We know that cryogenically frozen tissues have the chance to get revived with modern science. Embryos that went through this technique are still viable after 20 years.
Some people have had their bodies cryogenically frozen in the same hopes. Others have done it because of their beliefs about death.
Here are some of the people who wanted to go through this process after death.
1. Dr. James Bedford
January 12 is known as Bedford Day in the cryogenic community because, in 1967, he became the first person to go through this process. He was switched to a different tank in 1991, and the process seems to be working still.
2. Thomas Donaldson
This mathematician believed that brains continue to function and exist after death. After dying in 2006, the assumption is that he was cryogenically preserved because he frequently talked about returning in 300 years.
3. Fereidoun Esfandiary
He changed his name to FM-2030 to reflect a goal of living to 100. He made it to age 69 due to pancreatic cancer. His goal was to stay frozen until people could develop synthetic organs to cure him of the disease.
4. Ted Williams
The famous baseball player’s son had his father cryogenically preserved so that the two could be reunited when medicine and technology made it possible. Williams’ family disputed this idea, saying that he wanted to be cremated instead. The son produced a napkin contract, the courts allowed it, and the last hitter over .400 for the season is now frozen.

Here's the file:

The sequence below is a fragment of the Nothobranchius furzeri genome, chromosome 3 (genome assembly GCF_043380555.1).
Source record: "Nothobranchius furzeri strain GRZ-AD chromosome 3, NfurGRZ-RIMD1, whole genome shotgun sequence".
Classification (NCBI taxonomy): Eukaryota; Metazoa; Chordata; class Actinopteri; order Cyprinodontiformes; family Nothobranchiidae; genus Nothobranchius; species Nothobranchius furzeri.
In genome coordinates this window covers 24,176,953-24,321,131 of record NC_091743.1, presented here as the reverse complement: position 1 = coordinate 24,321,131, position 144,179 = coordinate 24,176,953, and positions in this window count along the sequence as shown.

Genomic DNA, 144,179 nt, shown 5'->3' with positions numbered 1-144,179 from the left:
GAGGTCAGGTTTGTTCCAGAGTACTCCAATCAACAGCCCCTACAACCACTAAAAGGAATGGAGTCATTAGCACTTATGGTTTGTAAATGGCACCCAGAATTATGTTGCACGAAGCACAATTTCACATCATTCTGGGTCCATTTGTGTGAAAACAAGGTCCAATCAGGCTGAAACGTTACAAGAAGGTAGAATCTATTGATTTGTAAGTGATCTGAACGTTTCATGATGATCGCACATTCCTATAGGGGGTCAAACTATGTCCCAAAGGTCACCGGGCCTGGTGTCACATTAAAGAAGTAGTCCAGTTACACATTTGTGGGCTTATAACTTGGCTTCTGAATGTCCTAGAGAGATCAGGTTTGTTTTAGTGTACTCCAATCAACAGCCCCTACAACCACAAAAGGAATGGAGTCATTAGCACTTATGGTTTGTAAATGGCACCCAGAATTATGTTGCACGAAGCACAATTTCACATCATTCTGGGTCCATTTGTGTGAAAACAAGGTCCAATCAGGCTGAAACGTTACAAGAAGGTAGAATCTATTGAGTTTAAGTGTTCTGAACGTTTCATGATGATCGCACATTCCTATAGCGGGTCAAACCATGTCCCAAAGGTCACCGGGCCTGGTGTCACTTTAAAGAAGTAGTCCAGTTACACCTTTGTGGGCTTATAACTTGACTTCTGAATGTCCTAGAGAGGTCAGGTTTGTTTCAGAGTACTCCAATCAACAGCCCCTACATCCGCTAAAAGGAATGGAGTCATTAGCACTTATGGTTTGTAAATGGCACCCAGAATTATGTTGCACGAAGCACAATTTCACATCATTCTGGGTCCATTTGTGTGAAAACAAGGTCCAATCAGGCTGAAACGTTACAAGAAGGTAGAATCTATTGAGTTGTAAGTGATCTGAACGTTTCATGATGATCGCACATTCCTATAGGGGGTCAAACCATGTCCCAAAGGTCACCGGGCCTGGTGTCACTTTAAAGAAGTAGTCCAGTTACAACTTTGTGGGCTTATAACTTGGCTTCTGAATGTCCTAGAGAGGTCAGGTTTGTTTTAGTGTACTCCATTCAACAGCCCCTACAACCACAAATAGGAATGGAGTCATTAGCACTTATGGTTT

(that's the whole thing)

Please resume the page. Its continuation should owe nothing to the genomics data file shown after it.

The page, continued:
5. John-Henry Williams
Ted Williams’ son died of leukemia in 2004. He had his body cryogenically frozen so that it could be stored next to his father.
6. Dick Clair Jones
Although you might not know his name, you’ve probably seen his work. He was a writer, producer, and actor who contributed to shows like Mama’s Family, Bob Newhart, and the Mary Tyler Moore Show. Jones died from AIDS-related complications in 1988, and he had his body put on ice immediately.
Will cryogenics give these people the last laugh decades or centuries down the road? Perhaps, but many of us will probably be gone when it happens.